Nearly 50 Christians killed in Nigeria attacks; dozens wounded, displaced

BENUE, Nigeria (BP) – Neary 50 Christians have been killed in a series of militant attacks on villages in Benue, Plateau and Kaduna states in late April through early May, with dozens more wounded and displaced, according to news reports.

Militant Fulani killed six Christians in southern Kaduna May 5, followed by 28 Christians in Benue April 20-22, and 12 Christians April 19 in Plateau, Christian Daily International/ Morning Star News (CDI/Morning Star) said in a series of reports May 1-7, quoting eyewitnesses and government officials.

In a separate attack April 23 in Kaduna, bandits not identified as Fulani killed pastor Manasseh Ibrahim. The Evangelical Church Winning All pastor was shot to death along the Birnin Gwari-Kaduna Highway, the Birnin Gwari chapter of the Christian Association of Nigeria said in a press statement.

Several farming communities in Benue are deserted because of the escalating attacks, the Daily Post reported April 20.

The U.S. Commission on International Religious Freedom (USCIRF), in its 2024 annual report, urged the U.S. State Department to add Nigeria to its list of 12 Countries of Particular Concern, indicating “particularly severe” religious freedom violations under the International Religious Freedom Act (IRFA) of 1998, that are also “systemic, ongoing and egregious.”

Benue, Plateau and Kaduna are among six states where violence was most prevalent in 2023, USCIRF said in its report.

In the latest attack, militant Fulani armed with guns, machetes and cudgels raided the predominantly Christian village of Ambe in southern Kaduna around midnight as residents were sleeping, killing six and wounding eight, CDI/Morning Star said, referencing village resident Zachariah Sanga and National Assembly of Nigeria member Daniel Amos.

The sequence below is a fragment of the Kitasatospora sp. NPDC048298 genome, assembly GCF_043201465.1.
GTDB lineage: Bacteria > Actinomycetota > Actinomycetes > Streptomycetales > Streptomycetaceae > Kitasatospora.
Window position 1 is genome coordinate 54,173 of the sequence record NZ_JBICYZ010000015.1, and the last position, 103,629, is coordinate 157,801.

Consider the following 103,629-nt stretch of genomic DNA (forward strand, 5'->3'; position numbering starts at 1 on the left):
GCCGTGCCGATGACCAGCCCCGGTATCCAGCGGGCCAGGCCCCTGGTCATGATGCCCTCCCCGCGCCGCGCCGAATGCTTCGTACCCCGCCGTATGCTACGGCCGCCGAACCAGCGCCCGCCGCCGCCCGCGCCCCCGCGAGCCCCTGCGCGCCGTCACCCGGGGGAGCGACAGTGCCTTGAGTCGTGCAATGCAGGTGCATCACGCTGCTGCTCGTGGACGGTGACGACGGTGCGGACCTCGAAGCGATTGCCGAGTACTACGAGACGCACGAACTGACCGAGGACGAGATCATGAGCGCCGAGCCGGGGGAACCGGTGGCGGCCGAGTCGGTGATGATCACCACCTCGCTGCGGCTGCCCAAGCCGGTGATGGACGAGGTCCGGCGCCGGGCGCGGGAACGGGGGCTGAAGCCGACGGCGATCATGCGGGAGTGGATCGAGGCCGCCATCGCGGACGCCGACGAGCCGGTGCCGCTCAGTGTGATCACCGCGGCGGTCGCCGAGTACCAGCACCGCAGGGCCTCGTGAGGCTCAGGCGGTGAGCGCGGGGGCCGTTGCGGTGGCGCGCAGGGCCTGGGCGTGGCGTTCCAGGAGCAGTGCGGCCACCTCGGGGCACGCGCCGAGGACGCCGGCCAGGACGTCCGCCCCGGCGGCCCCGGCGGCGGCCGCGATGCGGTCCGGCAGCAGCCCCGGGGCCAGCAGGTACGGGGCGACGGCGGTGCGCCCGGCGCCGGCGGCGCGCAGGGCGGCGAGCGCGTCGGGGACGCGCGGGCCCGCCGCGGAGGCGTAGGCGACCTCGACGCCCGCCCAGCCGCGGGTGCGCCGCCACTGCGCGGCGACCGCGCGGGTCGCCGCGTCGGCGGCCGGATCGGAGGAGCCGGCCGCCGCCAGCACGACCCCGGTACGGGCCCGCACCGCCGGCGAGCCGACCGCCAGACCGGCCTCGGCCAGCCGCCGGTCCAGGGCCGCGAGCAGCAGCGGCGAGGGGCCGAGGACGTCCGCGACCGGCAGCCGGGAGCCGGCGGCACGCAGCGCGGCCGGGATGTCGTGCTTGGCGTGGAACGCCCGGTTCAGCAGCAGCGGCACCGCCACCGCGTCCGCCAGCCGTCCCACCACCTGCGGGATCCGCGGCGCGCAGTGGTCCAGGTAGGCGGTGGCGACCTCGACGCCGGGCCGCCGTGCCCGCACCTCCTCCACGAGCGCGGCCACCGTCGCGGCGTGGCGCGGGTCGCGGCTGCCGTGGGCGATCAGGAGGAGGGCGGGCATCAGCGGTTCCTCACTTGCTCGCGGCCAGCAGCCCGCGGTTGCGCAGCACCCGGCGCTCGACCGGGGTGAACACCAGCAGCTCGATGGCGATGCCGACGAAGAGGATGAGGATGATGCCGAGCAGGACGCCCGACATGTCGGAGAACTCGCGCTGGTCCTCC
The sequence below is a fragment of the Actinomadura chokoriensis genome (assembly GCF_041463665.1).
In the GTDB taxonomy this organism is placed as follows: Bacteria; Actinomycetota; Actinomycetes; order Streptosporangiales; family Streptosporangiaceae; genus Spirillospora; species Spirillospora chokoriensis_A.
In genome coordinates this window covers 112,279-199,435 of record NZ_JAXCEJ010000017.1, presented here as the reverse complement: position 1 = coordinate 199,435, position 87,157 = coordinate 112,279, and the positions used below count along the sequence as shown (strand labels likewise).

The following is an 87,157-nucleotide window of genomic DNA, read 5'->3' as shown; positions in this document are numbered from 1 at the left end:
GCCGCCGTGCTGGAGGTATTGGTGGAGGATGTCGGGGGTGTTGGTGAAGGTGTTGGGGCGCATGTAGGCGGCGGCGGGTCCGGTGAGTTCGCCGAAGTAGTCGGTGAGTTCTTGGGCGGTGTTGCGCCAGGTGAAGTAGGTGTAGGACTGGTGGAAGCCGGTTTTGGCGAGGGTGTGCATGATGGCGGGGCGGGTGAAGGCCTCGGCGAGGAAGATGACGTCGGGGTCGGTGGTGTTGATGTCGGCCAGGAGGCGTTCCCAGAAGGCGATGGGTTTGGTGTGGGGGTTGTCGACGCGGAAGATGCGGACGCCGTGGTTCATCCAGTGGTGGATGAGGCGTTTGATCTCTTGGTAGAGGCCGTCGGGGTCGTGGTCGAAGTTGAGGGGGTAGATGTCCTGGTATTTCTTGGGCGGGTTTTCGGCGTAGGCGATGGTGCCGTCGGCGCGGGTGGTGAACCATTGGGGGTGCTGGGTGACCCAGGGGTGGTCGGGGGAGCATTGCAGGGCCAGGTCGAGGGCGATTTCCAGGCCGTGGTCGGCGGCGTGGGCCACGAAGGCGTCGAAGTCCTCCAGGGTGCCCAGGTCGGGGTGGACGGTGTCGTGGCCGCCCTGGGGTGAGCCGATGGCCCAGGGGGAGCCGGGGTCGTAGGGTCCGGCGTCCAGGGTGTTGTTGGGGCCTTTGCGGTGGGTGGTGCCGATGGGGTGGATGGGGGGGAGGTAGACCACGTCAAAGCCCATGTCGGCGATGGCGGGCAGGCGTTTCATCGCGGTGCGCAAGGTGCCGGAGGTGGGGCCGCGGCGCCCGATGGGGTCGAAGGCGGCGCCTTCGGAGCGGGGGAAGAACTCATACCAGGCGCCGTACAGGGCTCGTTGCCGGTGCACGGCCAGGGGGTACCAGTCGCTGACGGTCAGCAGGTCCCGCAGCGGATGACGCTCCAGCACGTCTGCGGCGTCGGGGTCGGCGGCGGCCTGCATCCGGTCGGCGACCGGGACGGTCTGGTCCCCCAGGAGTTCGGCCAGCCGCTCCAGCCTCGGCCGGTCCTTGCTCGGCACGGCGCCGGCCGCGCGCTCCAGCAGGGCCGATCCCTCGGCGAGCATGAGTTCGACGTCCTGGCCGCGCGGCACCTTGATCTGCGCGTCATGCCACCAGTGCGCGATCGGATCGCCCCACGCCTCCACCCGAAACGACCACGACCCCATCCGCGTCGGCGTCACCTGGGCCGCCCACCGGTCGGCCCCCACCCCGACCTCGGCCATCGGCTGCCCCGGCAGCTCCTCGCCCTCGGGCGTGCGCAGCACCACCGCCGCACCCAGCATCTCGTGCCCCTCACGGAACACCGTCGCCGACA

In at least three attacks April 20-22 in the Gwer West Local Government Area of Benue, militant Fulani ambushed and killed six Christians April 20 as they attended the funeral of a Christian in Mbabwande village; killed 14 Christians April 21 around 11 p.m. in Gyaluwa village, and killed others April 22 in a Christian community along Naka/Adoka Road, Henry Agba, chairman of the Gwer West Local Government Council, told CDI/Morning Star.

“So far, Christian villagers have recovered the 28 corpses of Christians killed during these attacks,” CDI/ Morning Star quoted Agba. “Furthermore, dozens of other Christians were wounded and are currently receiving treatment in some hospitals.”

Fulani militants also kidnapped several people in the Gwer area, including the six-member Christian family of Matthew Chile as they drove along Naka Highway April 30. Kidnappers released them May 5 after Chile’s relatives paid a ransom of perhaps 50 million naira ($36,150), a spokesman for Chile’s employer Benue State University told CDI/Morning Star.

In an attack April 19 in Plateau, militant Fulani attacked the farming community of Tilengpan Pushit at 2 a.m., several sources told CDI/ Morning Star.

“Most of the victims are women and children who were unable to escape from the invaders,” village resident Israel Bamshak said.

Mangu Local Government Council Chairman Markus Artu, Plateau Gov. Caleb Mutfwang, and village residents Monday Mwansat and John Musa also confirmed the attacks, according to CDI/ Morning Star.

“Twelve members of our community have been killed,” Musa said. “We have become targets of attacks from Fulani herdsmen for no just cause.”

USCIRF, in a June 2023 report on Ethnonationalism and Religious Freedom in Nigeria, cited militant Fulani herdsmen among “a plethora of armed actors committing violence with dire implications for religious freedom.”

“This is particularly true in northcentral Nigeria, where ethnonationalist fighters affiliated with the predominantly Muslim Fulani community attack vulnerable Christian civilians with impunity,” USCIRF said.

USCIRF also cited ethnonationalist fighters affiliated with the predominantly Christian Igbo community in southeast Nigeria, saying the fighters have “at times targeted Muslim civilians as a part of their campaign to secede.”

The fighters have been implicated in attacks against Muslim and Christian worshipers, USCIRF said in the 2023 issue update.

Nigeria remains the deadliest place for Christians, with 4,118 Christians murdered for their faith there from October 2022 through September 2023, persecution watchdog Open Doors reported in its 2024 World Watch List.

USCIRF has advocated for the State Department to name Nigeria as a CPC, which would position the country for targeted sanctions and other repercussions aimed at policy changes and religious freedom protections there.

(EDITOR’S NOTE – Diana Chandler is Baptist Press’ senior writer.)

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